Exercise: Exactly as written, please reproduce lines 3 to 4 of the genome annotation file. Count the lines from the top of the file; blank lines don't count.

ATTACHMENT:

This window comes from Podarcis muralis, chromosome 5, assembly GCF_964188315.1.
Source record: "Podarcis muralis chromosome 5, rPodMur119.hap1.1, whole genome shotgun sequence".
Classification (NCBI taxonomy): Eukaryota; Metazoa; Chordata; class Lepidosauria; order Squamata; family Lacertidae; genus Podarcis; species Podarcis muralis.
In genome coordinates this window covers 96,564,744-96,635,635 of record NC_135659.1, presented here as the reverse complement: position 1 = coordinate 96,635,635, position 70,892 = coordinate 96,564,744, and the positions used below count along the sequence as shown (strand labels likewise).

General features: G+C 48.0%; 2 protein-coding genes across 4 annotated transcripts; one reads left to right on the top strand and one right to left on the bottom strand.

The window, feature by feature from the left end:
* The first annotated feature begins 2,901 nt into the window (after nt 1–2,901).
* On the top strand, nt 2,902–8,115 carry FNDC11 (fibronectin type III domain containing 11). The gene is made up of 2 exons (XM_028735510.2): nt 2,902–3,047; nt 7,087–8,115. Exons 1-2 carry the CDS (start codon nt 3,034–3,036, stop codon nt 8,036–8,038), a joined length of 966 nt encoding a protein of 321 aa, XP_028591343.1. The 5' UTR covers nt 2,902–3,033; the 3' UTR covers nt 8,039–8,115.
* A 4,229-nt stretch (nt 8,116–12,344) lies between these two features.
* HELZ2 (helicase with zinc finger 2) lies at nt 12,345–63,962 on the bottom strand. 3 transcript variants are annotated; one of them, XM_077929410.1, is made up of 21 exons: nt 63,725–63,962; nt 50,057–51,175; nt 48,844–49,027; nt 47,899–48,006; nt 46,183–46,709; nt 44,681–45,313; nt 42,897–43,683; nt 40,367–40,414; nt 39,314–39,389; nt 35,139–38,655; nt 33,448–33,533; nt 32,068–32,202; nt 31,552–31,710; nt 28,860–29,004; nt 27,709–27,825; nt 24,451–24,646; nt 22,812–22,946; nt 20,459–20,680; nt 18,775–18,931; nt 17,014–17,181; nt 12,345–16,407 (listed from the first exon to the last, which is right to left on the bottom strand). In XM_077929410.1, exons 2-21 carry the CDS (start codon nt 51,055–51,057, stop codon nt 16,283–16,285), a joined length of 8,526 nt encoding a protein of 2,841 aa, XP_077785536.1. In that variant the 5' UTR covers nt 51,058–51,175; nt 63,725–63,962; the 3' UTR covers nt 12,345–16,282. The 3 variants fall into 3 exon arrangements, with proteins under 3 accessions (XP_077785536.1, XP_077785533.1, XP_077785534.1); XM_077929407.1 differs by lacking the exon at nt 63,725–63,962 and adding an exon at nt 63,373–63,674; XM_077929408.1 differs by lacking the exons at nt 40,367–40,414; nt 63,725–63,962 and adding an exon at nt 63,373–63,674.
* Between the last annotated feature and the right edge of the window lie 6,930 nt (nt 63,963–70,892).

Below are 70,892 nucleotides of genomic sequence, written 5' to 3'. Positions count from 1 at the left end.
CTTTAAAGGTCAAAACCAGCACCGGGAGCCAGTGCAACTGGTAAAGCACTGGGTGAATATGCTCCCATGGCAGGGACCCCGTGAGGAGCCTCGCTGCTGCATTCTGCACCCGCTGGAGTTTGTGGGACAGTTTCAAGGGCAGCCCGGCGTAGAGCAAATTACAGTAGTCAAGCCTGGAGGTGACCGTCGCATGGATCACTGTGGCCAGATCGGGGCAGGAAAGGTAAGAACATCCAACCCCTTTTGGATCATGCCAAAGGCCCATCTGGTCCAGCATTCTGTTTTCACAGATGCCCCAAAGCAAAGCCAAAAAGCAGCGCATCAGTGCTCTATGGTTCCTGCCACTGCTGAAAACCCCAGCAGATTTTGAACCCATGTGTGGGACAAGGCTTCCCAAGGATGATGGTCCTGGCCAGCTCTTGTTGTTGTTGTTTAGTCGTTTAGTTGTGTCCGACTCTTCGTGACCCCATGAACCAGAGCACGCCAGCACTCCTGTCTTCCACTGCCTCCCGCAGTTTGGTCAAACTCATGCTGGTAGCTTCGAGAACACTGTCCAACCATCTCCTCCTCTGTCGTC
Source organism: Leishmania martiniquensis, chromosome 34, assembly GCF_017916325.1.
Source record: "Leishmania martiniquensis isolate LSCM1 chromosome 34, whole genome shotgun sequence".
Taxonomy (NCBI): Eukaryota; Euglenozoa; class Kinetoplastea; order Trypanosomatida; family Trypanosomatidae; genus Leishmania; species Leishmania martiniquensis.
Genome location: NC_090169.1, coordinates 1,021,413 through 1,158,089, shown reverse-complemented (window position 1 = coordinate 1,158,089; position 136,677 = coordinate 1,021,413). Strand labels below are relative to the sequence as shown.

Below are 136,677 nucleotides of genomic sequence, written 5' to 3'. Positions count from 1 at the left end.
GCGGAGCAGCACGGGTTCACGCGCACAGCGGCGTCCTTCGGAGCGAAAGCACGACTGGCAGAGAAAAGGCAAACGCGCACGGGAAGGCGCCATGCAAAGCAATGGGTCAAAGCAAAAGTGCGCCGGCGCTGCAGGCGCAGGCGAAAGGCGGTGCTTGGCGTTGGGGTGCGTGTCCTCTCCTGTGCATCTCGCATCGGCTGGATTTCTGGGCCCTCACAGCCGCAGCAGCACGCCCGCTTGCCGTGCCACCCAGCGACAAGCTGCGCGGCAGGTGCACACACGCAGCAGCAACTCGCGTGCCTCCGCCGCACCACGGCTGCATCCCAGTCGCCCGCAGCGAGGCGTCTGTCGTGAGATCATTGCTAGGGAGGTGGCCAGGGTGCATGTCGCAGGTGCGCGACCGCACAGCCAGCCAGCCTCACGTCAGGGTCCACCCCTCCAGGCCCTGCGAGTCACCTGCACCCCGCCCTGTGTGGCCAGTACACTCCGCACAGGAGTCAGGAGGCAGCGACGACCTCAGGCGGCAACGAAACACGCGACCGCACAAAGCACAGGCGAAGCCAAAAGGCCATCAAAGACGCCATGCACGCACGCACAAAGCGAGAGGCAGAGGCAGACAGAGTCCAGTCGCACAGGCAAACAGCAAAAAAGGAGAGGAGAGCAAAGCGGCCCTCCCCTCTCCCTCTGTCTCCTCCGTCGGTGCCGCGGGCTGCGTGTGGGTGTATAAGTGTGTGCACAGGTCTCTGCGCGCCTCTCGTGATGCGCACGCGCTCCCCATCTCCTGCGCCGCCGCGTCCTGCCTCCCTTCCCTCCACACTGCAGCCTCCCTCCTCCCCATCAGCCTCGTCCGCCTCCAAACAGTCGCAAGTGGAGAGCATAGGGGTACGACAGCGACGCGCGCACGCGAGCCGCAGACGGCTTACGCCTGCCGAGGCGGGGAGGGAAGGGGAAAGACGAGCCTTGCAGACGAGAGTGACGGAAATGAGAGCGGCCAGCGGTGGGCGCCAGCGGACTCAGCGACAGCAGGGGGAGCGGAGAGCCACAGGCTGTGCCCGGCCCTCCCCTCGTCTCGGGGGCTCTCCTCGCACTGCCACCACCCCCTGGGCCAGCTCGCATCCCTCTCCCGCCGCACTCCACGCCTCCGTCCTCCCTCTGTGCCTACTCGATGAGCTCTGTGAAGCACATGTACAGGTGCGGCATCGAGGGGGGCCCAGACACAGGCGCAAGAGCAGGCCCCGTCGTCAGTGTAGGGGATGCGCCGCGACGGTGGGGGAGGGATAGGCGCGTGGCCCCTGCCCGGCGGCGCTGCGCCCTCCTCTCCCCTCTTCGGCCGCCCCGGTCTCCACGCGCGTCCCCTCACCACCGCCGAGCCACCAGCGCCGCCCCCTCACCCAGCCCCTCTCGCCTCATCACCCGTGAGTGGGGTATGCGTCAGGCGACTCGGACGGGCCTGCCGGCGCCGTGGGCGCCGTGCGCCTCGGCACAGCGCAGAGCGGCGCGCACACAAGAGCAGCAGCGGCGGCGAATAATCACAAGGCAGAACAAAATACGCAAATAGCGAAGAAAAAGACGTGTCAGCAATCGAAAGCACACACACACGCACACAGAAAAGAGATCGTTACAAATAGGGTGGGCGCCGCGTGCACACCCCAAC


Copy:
Classification (NCBI taxonomy): Eukaryota; Metazoa; Chordata; class Lepidosauria; order Squamata; family Lacertidae; genus Podarcis; species Podarcis muralis.
In genome coordinates this window covers 96,564,744-96,635,635 of record NC_135659.1, presented here as the reverse complement: position 1 = coordinate 96,635,635, position 70,892 = coordinate 96,564,744, and the positions used below count along the sequence as shown (strand labels likewise).